Steadying rest for a lathe

Made:
1810
maker:
Unknown

1 Iron lathe steadying rest

This item is part of the contents of the workshop that Scottish engineer James Watt developed at his home, Heathfield, at Handsworth, Birmingham, from c.1795 through to his death in 1819. Although Watt is best known for his work on the steam engine, his workshop contains a wide variety of objects from many different projects, from chemistry to sculpture-copying.

The description of the item was written by Edward Collins, the land agent responsible for Heathfield when the workshop was given to the Science Museum in 1924. Collins could not always identify what he was looking at, but always described what he saw clearly. This has allowed his descriptions to form the basis of subsequent research.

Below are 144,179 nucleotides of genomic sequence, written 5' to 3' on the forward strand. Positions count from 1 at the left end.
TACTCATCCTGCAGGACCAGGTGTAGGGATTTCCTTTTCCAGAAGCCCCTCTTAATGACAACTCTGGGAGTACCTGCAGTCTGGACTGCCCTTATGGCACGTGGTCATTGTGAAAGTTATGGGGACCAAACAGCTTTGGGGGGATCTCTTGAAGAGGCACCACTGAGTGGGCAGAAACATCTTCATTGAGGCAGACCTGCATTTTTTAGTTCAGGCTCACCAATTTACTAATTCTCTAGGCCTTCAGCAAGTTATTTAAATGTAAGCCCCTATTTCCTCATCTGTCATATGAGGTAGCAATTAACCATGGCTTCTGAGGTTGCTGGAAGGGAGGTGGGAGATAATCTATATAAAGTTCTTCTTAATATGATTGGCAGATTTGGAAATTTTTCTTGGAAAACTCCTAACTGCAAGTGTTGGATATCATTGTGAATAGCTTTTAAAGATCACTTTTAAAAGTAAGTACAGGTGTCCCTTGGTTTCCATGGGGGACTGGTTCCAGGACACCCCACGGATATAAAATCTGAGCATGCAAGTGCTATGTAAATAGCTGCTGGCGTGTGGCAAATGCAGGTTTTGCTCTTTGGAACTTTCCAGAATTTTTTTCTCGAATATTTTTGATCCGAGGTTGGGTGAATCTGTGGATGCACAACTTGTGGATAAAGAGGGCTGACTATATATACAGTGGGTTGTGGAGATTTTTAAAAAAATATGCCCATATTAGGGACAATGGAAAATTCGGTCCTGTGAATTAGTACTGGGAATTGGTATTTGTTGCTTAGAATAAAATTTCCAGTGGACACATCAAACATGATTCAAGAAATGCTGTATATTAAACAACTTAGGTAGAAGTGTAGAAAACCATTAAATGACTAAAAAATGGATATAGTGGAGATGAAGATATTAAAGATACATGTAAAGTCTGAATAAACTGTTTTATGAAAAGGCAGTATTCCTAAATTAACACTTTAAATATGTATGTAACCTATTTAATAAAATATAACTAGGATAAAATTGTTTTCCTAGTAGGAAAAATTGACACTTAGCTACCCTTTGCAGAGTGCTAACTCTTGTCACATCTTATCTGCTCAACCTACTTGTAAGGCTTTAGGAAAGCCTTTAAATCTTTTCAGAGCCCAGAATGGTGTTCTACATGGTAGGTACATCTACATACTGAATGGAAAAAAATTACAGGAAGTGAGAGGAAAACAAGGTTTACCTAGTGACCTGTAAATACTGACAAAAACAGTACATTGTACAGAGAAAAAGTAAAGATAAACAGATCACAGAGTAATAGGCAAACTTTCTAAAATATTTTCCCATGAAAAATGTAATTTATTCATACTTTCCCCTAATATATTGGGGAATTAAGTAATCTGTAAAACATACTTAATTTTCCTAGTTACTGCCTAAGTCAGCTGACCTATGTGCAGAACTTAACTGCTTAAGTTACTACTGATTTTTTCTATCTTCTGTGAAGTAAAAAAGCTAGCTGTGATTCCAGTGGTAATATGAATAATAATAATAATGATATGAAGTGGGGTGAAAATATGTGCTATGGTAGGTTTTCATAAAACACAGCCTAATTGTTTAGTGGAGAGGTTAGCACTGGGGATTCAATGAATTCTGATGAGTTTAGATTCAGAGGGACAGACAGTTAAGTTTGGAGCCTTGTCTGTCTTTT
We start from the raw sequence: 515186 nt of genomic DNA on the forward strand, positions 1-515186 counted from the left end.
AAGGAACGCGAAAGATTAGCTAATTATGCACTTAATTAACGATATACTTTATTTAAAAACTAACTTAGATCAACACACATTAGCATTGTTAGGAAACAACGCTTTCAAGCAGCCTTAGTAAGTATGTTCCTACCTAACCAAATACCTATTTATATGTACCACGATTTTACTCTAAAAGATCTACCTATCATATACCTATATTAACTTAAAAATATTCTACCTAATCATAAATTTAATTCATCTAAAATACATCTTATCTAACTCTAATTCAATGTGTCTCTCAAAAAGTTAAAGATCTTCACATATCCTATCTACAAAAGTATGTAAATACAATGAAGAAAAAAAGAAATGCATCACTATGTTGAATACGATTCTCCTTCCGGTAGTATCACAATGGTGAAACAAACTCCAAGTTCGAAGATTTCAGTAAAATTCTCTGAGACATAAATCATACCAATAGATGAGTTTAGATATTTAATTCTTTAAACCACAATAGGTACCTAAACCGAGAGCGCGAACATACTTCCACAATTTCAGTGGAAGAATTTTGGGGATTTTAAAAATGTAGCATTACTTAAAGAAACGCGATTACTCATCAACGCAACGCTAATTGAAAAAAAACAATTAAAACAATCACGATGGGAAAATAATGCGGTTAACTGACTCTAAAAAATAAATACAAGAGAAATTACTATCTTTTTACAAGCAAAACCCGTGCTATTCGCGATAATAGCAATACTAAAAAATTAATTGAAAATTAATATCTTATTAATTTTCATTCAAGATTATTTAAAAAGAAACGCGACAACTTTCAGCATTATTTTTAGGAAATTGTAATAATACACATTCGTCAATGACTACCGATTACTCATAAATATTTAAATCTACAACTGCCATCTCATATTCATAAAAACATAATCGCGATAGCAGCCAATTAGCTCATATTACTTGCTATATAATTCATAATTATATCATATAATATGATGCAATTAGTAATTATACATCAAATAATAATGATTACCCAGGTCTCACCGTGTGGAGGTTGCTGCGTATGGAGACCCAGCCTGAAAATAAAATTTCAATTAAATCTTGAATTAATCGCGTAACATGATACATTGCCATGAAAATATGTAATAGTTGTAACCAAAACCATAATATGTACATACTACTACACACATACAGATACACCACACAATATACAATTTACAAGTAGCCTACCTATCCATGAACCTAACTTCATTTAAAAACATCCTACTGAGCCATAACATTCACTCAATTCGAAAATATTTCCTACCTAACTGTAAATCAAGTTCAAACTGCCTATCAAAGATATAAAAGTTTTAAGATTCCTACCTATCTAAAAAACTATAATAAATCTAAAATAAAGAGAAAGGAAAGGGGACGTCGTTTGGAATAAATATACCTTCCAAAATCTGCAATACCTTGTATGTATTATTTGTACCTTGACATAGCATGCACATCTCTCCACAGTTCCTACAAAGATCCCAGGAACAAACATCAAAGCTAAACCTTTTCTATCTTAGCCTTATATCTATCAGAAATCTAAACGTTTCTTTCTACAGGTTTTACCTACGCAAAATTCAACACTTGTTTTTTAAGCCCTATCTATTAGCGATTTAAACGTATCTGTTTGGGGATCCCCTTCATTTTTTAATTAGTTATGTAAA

This is a steady for turning slender articles, and formed part of the original equipment for the lathe, positioned in the workshop beneath the window. This type of rest was commonly supplied to support workpieces that might be deflected significantly by the force applied by the cutting tool. The base was secured to the bed-bar and the jointed upper part adjusted to embrace a part of the workpiece that had previously been turned true.

Details

Category:
James Watt's Garret Workshop
Object Number:
1924-792/381
type:
lathe
credit:
Major J.M. Gibson-Watt